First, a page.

City Hall hailed it as a great new way for people to get information on New York City streets while at the same time reviving a neglected street-level resource. Now that the city's first on-the-sidewalk touch screen information kiosk is up and running, PIX11 set out to see if it lived up to its hype.
The Bloomberg Administration and the information technology company City24x7 announced in April that they were partnering to install more than 200 large touch screens at locations throughout the city's five boroughs.
The screens, which are approximately 1 foot by 2 feet, are set to be installed at pay phone locations. The first, and for the next few weeks, only, touch screen information kiosk is in the Union Square neighborhood, at a pay phone shelter on the southeast corner of 12th Street and Broadway.
The digital info kiosk, which is named City24x7, after the company that designed and installed it, is intended to provide hyperlocal information to anyone who passes by and touches the screen.
It provides information about restaurants, tourist attractions, businesses and other resources, from libraries to mass transit.
In putting City24x7 to the test, PIX11 wanted to find out a few specific things. One, how often would people use the free, public, street-level device, two, how thorough and accurate was the information it provided? Three, how easy would it be for anyone to use City24x7?
We specifically searched for cheap eats in the Union Square neighborhood. After entering a basic search on the tablet-style screen, City24x7 gave us five options, the most affordable of which was a Subway sandwich shop at the end of the block, which featured 12-inch sandwiches for $5.00 plus tax. Not bad at all, for price.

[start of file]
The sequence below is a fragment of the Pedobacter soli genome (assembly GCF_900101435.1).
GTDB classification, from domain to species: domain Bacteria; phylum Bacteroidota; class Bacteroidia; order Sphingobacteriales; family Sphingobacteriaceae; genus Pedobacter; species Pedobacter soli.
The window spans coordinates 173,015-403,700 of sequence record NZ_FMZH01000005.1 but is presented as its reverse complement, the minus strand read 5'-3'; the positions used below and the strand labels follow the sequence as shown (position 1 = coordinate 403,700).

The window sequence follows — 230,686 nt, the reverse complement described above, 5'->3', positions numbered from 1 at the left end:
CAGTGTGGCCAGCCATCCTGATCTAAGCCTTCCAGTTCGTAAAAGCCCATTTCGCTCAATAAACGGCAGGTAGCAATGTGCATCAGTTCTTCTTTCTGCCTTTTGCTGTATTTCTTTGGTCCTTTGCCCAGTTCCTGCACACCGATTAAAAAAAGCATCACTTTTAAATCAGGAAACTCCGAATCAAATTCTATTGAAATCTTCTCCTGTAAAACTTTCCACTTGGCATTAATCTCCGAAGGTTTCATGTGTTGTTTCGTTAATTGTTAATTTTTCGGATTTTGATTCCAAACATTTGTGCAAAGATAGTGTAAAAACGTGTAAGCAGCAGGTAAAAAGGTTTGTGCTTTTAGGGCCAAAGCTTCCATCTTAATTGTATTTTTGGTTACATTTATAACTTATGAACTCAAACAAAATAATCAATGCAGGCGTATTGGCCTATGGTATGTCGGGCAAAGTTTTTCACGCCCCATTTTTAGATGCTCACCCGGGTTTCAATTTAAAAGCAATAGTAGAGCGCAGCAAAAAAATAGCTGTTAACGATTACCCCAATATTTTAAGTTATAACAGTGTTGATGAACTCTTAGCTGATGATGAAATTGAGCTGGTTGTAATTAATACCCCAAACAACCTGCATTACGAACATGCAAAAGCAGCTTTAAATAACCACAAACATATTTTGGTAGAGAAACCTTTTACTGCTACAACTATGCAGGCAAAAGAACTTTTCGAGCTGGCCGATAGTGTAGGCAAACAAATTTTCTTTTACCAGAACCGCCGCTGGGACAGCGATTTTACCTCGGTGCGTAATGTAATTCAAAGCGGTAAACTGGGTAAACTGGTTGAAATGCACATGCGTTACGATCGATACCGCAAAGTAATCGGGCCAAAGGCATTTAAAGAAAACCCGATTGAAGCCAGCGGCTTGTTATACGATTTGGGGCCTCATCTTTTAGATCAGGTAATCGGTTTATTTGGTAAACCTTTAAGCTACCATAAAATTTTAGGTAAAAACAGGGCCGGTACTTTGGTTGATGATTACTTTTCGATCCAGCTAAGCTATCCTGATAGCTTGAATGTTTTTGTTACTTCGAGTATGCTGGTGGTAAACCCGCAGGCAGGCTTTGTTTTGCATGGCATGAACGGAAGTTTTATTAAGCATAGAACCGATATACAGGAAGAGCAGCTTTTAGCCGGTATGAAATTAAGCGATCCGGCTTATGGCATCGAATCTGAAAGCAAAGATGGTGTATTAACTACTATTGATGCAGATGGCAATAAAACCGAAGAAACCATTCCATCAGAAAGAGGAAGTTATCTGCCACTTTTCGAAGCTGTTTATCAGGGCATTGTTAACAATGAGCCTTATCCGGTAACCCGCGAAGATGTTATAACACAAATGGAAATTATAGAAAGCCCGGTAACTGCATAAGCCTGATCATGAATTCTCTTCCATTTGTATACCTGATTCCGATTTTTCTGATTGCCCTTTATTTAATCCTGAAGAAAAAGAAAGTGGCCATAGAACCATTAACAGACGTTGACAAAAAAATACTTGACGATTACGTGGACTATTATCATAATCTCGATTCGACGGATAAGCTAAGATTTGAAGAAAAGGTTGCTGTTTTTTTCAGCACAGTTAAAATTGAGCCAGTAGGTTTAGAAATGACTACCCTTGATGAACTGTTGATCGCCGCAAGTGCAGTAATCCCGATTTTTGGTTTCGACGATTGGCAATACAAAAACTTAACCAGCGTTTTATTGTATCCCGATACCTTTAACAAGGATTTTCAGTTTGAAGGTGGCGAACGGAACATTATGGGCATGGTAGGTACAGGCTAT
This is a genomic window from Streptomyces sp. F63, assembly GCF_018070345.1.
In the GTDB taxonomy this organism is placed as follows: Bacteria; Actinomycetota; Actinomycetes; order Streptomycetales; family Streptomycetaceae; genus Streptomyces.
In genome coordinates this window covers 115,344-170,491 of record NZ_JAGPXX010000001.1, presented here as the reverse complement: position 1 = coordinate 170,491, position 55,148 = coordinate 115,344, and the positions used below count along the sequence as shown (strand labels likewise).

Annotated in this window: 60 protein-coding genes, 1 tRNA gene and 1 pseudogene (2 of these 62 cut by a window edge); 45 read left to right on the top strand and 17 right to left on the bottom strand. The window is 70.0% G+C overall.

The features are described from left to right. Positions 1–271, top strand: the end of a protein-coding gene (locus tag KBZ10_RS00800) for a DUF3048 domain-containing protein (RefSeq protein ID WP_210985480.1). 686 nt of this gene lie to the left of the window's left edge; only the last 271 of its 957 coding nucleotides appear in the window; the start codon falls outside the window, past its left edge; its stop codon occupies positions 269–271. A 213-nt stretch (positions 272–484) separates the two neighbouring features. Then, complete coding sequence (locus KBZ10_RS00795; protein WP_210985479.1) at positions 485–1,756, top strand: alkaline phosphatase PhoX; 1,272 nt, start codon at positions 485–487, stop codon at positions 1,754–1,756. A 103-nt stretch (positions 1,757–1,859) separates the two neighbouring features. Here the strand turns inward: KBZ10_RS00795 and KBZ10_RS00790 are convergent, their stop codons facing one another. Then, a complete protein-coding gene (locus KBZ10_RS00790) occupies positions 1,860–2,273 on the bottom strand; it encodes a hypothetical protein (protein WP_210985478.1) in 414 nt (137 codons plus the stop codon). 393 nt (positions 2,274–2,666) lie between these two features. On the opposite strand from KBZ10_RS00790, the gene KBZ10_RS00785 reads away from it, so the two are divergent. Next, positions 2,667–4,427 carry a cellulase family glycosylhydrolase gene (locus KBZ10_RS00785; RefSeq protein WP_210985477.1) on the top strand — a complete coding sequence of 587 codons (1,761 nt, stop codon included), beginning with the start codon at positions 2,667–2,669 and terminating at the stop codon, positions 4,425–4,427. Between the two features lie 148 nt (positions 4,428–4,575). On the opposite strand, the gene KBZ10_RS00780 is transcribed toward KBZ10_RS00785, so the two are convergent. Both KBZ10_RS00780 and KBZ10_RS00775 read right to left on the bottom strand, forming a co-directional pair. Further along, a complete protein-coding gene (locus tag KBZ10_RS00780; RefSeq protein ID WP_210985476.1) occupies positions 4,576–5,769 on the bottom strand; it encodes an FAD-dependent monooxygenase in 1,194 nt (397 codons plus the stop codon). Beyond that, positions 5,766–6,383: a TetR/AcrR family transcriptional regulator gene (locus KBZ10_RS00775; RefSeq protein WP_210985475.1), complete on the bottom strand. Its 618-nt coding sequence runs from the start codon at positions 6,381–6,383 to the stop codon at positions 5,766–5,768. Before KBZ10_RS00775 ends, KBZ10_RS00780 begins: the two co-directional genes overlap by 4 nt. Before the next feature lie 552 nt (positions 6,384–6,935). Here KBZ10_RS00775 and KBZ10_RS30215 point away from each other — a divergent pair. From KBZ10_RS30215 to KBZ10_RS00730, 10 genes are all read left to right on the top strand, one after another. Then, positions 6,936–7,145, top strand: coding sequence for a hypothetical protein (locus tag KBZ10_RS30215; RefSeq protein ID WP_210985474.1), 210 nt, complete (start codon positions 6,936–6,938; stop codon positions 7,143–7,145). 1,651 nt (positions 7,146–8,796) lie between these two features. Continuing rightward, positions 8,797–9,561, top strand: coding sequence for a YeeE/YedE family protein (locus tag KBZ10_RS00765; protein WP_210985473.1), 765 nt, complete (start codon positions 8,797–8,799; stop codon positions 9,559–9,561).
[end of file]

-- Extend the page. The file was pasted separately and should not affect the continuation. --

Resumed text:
However, most people have smart phones or computers to give them information about the city, which begs the question, why have this service at all?
One answer to the question came in the form of two tourists from Brasilia, the capital city of Brazil. The couple were self-described fans of Seinfeld, and PIX11 encountered the boyfriend and girlfriend as they tried to figure out how to get from Union Square to Tom's Restaurant, the Morningside Heights diner that serves in the sitcom as the restaurant where Jerry, Elaine, George and Kramer regularly meet to discuss their exploits.
The couple stepped up to the touch screen exactly 10 minutes and 15 seconds after PIX11 began a stopwatch to see how often the digital info kiosk would be used.
Even though their access of the service indicated that there may be times when it's only used by 6 visitors per hour, the experience they said they got seemed to make a visit worthwhile every time.
"It was very simple and logical to use," said the boyfriend, after interacting with City24x7 in a way that PIX11 didn't even know the service was capable of. He called up a map of where he and his girlfriend wanted to go and dragged the map across the screen wherever he pleased, which in this case, was to 114th and Broadway, 102 blocks north of his location, where Tom's Restaurant is.
He then clicked on a different app on the street-level touchscreen and accessed a subway map to figure out how he and his girlfriend could reach their destination.
"It was very easy to find," he told PIX11 News, adding, "[City24x7] was very helpful."
And he paid nothing for the assistance. The service is free of charge. City24x7 hopes to eventually pay for itself through advertising on its screens.
A larger group of the touchscreen information stops are expected to be installed and operational over the holiday season.Copyright © 2014, The Baltimore Sun